Exploring Coding Rationale for Pain Management

Interventional radiology is an area ripe with opportunities for coding errors, with as much as 30 percent being coded inaccurately according to experts. Chronic pain is a significant health issue in the United States, with more than one in five adults having experienced chronic pain. This is even more prevalent within the Medicare population with 65 percent of adults over sixty-five impacted by chronic pain. Globally, it is the number one cause of disability and disease. In particular, pain management has several nuances worth noting in order to code successfully. Here are some, but not all the tips necessary to help tackle this area.

Actionable Tips and Rationale
  1. Submit fluoro or CT guidance code only once per procedure regardless of how many levels are studied. Verify third-party payer policy on whether multiples of the guidance code may be used.
  2. If performing bilateral procedures, be certain to verify local payer requirements when charging for both sides. Options may include -50, -RT and –LT, or units. Guidelines in the CPT manual now state that modifier -50 may not be reported with add-on codes. However, local payer policy may differ. Be certain to clarify reporting requirements for your specific region.
  3. For each additional level studied (i.e., C-2 and C-3, L-3 and L-4, etc.) after the primary level report each additional level code choice.
  4. Codes 62320–62327 are reported once per region, depending on where the needle goes into the body, not where the needle tip moves to or into what region the injected agent spreads. For instance, if the needle enters the patient at the L1–2 area, but the tip of the needle enters the thoracic region with spread of the medication in the thoracic region, code 62323 would be reported (assuming imaging guidance). Codes 62320–62323 would be reported instead of 62324–62327 if a catheter is used for introduction of medication, but removed that same day. Code 72275 was deleted in 2022, epidurography is included in these codes.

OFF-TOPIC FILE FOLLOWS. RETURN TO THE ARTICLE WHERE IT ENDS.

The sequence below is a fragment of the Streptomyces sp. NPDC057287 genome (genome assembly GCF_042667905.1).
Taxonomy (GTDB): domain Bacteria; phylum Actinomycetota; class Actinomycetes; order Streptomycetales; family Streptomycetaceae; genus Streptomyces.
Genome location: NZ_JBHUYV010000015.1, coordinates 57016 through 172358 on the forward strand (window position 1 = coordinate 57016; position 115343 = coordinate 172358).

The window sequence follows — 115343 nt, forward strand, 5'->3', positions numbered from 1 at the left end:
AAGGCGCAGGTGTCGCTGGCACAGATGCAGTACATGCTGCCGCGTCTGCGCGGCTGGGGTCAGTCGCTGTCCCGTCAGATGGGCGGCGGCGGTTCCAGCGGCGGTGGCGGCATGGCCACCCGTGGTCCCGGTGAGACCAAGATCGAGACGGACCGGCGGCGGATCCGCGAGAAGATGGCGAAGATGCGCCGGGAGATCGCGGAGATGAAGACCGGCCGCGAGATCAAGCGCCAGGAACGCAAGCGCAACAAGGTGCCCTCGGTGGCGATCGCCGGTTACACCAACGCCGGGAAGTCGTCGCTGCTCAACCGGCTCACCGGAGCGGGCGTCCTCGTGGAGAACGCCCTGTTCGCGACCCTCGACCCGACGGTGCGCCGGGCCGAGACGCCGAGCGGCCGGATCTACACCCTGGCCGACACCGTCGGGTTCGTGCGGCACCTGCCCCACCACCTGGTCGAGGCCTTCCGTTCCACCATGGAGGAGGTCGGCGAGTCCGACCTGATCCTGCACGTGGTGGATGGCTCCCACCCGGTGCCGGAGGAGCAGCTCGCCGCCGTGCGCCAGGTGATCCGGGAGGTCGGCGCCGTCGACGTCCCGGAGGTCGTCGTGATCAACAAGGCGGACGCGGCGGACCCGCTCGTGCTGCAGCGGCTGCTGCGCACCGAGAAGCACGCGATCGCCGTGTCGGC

5. When CPT uses language such as “with and without,” “with or without,” “including” or “and/or,” it is incorrect to unbundle into a separate charge for the service following this language. Do not charge for fluoro guidance in addition to surgical code for this procedure.
  6. When assigning codes for needle-guided procedures, remember to choose two charges: one 7XXXX code describing the modality used (i.e., fluoroscopy, CT, etc.) and one 10XXX–69XXX code describing the anatomic site treated.
  7. For example, the upper or lower extremities, etc., consult CPT for complete explanations.
  8. Codes 22510–22512 are only to be reported once per vertebral body treated whether unilateral or bilateral injections are done. Do not bill separately for contrast venography performed at the same setting as vertebroplasty. Do not code separately for bone biopsy when performed at the same time as vertebroplasty. Do not use these codes for kyphoplasty. Instead, see codes 22513–22515. There is no guidance code that should be charged in addition to these bundled codes.
  9. Report this code (62263) only once from start to finish, when multiple days are needed for therapy. No fluoro guidance codes should be assigned during this service.
  10. This code (62264) includes fluoro guidance, so no separate charges for this portion of the service should be submitted.

These are not all the necessary coding tips and rationale essential for correct pain management coding and compliance. As service volumes rebound, now more than ever it is imperative to make sure your CPT® coding is correct and compliant. Master more interventional radiology topics and break down the complexity with expert-infused insight. Our 2022 Pain Management Interventional Radiology Coding webcast is an essential training tool for both audio and visual learners.

Information source for chronic pain statistics: https://www.asbestos.com/cancer/chronic-pain-statistics/


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